October 3, 2019 The Sherlocks – Under Your Sky (Album Review)
Emerging in 2013, out of Barnsley, South Yorkshire, England, The Sherlocks consist of two sets of brothers— Kiaran (vocals, guitar) and Brandon Crook (drums) along with Andy (bass) and Josh Davidson (guitar). Together releasing their debut full-length in 2017, the Alternative Rock act reached number 6 on UK charts. Slowly following the footsteps of bands like Kaiser Chiefs (“The Only Ones”), The Vaccines (“Surfing in the Sky”), The Killers (“Change Your Mind”), and The Kooks (“Fractured and Dazed”), the English quartet is soon unleashing the follow-up to the successful Live for the Moment with their new album Under Your Sky.
Scheduled to come out on Friday, October 4, 2019, via Infectious Music, The Sherlocks’ latest, sophomore record saw the band opted for a more structured recording session – spend 4 weeks working Monday to Friday at Liverpool’s Parr Street Studios, with The Coral’s James Skelly on production duties. A step forward for the band, the 11 track album opens sunnily with the aptly and boldly titled “I Want It All.” This is then followed by the single “NYC [Sing It Loud],” which defines what The Sherlocks’ music is all about—upbeat, melodic, engaging, lyrically heartrending, nostalgic, and exploding with sunburst Post-Punk/Guitar Pop sensibilities.
Another thrillingly uplifting track ensues with the angular “Waiting,” to be followed by the even grittier “Magic Man,” whose grating guitar parts and driving beat will remind the initiated of seminal bands like Hüsker Dü (“What’s Going On?”), Sugar (“Helpless”), and Soul Asylum (“Somebody to Shove”). And then there is the New Wave sheen of “Dreams,” which will fit well onto a playlist that includes Echo & the Bunnymen’s “Everlasting Neverendless” and The Editors’ “A Ton of Love.”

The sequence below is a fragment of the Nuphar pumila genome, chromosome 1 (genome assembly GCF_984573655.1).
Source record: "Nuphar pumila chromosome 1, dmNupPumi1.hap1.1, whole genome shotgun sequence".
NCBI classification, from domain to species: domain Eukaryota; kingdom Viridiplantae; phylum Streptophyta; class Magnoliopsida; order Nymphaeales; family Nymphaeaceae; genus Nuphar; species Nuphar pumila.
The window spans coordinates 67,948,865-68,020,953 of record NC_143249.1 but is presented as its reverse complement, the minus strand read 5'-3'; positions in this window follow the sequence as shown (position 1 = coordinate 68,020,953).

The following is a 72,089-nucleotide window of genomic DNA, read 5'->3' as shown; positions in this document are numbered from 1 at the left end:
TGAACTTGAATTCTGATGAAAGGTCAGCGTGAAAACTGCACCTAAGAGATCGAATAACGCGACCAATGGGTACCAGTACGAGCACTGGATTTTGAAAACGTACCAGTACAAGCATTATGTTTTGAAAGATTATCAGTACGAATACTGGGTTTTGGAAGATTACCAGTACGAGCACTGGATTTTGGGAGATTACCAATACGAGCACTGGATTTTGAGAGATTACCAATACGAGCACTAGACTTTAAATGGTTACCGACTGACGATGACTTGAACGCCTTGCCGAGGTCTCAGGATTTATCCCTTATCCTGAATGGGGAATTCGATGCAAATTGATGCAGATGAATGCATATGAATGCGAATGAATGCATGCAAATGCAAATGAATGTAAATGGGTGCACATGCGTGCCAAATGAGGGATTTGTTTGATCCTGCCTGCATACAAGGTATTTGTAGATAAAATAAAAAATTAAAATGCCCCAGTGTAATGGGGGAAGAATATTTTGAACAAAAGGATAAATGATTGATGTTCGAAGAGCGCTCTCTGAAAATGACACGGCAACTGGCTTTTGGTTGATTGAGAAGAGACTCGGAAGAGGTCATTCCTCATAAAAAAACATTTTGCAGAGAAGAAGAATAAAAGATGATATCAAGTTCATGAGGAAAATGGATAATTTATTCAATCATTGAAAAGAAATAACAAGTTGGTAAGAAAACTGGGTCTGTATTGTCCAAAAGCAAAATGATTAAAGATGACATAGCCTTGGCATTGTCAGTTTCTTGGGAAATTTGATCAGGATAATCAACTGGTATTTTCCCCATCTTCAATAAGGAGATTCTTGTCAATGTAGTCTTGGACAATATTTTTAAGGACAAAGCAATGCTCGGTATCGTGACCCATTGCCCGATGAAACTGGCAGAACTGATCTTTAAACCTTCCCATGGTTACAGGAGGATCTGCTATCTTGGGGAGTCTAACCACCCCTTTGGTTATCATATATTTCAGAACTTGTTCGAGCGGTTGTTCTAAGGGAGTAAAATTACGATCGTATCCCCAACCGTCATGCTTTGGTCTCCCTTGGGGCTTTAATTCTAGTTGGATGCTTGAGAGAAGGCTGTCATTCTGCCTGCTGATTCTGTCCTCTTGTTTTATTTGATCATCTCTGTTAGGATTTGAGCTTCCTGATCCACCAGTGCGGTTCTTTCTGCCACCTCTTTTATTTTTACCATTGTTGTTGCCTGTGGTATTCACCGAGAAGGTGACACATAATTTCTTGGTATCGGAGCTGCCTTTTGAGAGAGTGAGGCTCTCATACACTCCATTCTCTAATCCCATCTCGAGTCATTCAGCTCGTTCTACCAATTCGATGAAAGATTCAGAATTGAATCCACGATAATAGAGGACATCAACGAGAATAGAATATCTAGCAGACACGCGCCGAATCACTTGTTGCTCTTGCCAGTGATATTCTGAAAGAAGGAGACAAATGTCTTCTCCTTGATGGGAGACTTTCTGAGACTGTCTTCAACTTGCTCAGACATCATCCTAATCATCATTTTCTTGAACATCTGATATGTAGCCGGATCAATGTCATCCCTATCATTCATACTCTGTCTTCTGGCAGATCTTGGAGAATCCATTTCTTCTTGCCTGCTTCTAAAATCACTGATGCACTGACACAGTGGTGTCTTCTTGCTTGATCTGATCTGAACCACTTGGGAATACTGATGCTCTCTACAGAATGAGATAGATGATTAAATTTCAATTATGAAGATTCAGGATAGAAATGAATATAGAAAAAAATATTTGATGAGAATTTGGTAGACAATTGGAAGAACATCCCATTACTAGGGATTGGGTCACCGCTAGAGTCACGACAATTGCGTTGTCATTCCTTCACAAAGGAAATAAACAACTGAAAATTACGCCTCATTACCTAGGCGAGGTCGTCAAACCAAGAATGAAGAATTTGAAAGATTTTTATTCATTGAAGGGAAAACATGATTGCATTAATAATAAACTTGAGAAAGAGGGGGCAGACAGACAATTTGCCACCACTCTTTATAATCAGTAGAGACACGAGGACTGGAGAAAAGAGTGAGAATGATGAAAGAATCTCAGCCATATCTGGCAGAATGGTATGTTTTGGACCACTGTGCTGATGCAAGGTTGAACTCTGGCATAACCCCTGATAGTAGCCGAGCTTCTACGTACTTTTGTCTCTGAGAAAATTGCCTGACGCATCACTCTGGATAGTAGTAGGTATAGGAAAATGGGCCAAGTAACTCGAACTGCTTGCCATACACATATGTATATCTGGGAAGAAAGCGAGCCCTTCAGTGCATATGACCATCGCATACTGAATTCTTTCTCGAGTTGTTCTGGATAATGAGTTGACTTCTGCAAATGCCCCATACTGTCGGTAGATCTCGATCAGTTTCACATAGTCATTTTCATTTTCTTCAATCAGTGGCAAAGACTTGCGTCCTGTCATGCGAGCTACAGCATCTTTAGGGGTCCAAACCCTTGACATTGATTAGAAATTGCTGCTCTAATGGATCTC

Another smile-pulling and foot-stomping track plays next in the form of “Time to Go,” whose bouncy basslines and bluesy guitar ad-lib validate its Progressive tendencies. The intro of “Give It All Up” then serves as the calm and relaxing mood before it opens and glows its subtle New Wave energy, which then segues seamlessly into the equally bright and beautiful “One Day.”
“Now & Then” is a surprising change of style and rhythm, still ebullient with its frenetic beat but is more playful and tuneful, exuding a similar juvenile enthusiasm expressed consistently by the likes of The Libertines (“Heart of the Matter”) and The Strokes (“One Way Trigger”)—blissful and brilliant! With the second-to-the-last song, “Step Inside,” The Sherlocks then switches to neutral speed, giving the listener the time to catch his breath and prepare for the final wrap—the slightly slow swagger of the title track—reverberating, melodramatic, comforting, soulfully soaring, and then slowly submerging.
Only two albums on its members sleeves and yet The Sherlocks is already showing a promise of more Power Pop–sensible songs. What many of its contemporaries lack the relatively new band is aplenty of—distinct melodies, catchiness, and youthfully vibrant sonic energy. For this, Cryptic Rock gives Under Your Sky 5 out of 5 stars.